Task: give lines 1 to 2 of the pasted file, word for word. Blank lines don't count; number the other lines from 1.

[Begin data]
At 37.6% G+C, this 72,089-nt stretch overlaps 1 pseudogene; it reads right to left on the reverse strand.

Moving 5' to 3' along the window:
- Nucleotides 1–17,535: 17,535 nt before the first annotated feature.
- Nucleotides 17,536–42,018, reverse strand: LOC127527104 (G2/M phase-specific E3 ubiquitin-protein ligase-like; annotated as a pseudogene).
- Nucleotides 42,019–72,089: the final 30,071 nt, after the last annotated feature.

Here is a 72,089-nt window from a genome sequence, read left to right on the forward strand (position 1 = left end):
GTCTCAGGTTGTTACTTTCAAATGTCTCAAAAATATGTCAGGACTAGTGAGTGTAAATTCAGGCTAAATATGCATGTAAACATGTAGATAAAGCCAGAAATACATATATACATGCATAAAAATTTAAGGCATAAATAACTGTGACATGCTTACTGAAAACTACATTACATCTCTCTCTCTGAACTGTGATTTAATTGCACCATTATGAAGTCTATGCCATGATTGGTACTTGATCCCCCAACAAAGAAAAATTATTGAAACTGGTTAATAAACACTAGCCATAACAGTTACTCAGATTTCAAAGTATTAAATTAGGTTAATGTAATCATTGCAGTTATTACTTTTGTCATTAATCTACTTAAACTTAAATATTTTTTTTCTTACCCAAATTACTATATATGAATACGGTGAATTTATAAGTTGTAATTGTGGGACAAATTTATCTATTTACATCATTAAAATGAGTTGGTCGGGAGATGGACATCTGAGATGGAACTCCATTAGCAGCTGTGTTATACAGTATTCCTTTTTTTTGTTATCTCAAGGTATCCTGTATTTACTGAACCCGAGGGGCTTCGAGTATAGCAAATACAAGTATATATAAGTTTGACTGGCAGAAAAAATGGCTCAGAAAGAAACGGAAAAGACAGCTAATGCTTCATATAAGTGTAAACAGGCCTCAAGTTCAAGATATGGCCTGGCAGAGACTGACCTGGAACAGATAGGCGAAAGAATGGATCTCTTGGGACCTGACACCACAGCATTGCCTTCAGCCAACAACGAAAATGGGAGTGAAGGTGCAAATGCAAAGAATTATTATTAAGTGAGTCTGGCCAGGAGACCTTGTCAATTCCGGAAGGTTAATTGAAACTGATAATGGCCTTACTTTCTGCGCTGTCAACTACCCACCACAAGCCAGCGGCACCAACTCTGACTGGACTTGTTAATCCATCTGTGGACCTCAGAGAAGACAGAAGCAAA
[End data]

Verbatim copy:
At 37.6% G+C, this 72,089-nt stretch overlaps 1 pseudogene; it reads right to left on the reverse strand.

Moving 5' to 3' along the window: